The rise of the new emerging film festival in China

As we know, the Academy Awards are the most influential and time-honored film awards in the world. Together with the three major international film festivals in Europe, including the Cannes film festival in France, the Venice film festival in Italy and the Berlin film festival in Germany, four of them are the most important film awards in the world film industry. However, with the development of the film industry and the soaring production of films, several famous film festivals have been difficult to meet the requirements, which has led to the emergence of various emerging film festivals.


These new emerging film festival are aimed at the particular range of special film festival and the activities of the movie, I will take some examples of Chinese film festivals, such as Beijing International Film Festival, Shanghai International Film Festival, Silk Road Film Festival, Golden Rooster and Flowers The awards, the FIRST Youth Film Festival, and various events organized by online media, etc. These festivals and events in China provide a platform for many films to promote. Like the famous film festivals in Cannes, Berlin, Tokyo, and Venice, the Shanghai Film Festival belongs to the International Class A Film Festival and has a competition unit. The top award is the “Jin Jue Award” and the Asian New Talent Prize are set outside the main competition unit to discover movie newcomers from all over Asia. Some emerging film festivals in China have different preferences. For example, The Silk Road Film Festival places more emphasis on the cultural exchange than film promotion. The China-Australia Film Festival focuses on recommending outstanding films abroad. The Beijing international film festival is likely to focus more on the commercial market. Pingyao International Film Festival pays more attention to discovering movie newcomers.

Most of these film festivals and events are still in the growth stage, therefore, it is necessary to improve the level of activities with high-quality, high-quality films. However, it is precisely because these film festivals and activities have just begun to develop, the professionalism has not yet been recognized. Hence, many high-quality, high-quality movies are not willing to participate, because they do not need the awards of these non-mainstream festivals to prove themselves.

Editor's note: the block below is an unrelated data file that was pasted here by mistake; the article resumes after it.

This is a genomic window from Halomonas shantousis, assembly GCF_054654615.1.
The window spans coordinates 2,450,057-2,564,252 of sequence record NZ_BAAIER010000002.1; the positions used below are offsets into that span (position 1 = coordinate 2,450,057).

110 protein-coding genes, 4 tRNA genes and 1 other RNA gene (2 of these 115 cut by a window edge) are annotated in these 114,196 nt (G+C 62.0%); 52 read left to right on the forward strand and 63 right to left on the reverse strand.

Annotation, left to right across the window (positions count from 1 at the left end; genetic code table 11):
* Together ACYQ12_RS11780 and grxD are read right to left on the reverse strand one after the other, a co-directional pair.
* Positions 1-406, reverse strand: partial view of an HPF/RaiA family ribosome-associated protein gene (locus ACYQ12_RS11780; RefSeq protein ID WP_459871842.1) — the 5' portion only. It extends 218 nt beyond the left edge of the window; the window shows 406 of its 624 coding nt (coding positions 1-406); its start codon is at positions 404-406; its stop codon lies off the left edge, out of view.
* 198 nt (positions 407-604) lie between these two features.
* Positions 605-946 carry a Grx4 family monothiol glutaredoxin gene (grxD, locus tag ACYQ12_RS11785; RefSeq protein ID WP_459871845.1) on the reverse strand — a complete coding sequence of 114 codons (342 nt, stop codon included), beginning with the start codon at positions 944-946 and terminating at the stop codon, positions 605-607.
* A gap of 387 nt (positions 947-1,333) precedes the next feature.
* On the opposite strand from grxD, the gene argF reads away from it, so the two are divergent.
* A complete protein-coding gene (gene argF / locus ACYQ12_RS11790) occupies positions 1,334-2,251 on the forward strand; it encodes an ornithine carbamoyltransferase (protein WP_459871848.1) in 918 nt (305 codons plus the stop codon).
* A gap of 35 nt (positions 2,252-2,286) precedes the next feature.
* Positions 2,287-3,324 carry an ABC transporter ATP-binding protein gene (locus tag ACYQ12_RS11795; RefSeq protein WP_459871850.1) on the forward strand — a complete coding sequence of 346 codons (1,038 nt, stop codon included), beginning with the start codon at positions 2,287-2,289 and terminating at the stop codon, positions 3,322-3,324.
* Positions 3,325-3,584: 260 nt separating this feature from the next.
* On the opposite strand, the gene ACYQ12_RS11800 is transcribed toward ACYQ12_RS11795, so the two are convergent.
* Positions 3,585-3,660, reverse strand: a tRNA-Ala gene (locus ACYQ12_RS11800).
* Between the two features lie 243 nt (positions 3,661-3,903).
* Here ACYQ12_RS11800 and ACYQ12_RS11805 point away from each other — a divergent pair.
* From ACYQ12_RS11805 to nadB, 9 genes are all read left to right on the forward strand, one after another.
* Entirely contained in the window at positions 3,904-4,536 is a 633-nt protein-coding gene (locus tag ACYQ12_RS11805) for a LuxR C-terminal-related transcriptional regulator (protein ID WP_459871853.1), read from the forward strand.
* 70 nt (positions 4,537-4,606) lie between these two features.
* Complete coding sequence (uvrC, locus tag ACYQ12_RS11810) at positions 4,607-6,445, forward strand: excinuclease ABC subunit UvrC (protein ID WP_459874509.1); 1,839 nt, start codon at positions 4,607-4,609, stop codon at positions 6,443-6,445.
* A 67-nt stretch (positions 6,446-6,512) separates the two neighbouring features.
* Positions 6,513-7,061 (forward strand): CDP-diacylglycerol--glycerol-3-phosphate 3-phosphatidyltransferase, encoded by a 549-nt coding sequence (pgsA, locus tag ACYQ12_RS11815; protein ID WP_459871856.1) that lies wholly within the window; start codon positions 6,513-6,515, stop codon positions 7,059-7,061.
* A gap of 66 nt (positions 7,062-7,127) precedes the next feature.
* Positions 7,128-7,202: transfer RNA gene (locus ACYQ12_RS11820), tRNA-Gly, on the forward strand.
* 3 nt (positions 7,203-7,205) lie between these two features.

A key criterion for the quality of a film festival is whether it is objective and fair, and it is not affected by or influenced by factors outside the film. The more objective and fair, the more excellent works can be attracted. Additionally, the participation of good works can further enhance the popularity and gold content of the film festival. Of course, it is impossible for a film festival to be free of factors other than film. Therefore, this is the difference between traditional well-known film festivals and new emerging film festivals. Because the famous film festival has accumulated many years of experience and has wide recognition, they don’t have to worry about the shortage of audiences or have not good works. Therefore, such a film festival is relatively less constrained by external factors. However, the new emerging film festival can’t rely on itself to attract high-quality masterpieces to participate actively. They need the influence of movies and actors to enhance the popularity of the festival. Once it affected by external factors, it is difficult to guarantee the objective and fairness of the film awards. If the awards are not objective and fair, and they are not recognized by the masses, it will be difficult to get professional recognition.



①Rüling, Charles-Clemens, and Jesper Strandgaard Pedersen. “Film festival research from an organizational studies perspective.” Scandinavian Journal of Management 26.3 (2010): 318-323.

②Chan, Felicia. “The international film festival and the making of a national cinema.” Screen 52.2 (2011): 253-260.

③Xiao, Zhiwei. Encyclopedia of Chinese film. Routledge, 2002.

④Ran, Ma. “Celebrating the international, disremembering Shanghai: The curious case of the Shanghai International Film Festival.” Culture Unbound: Journal of Current Cultural Research 4.1 (2011): 147-168.

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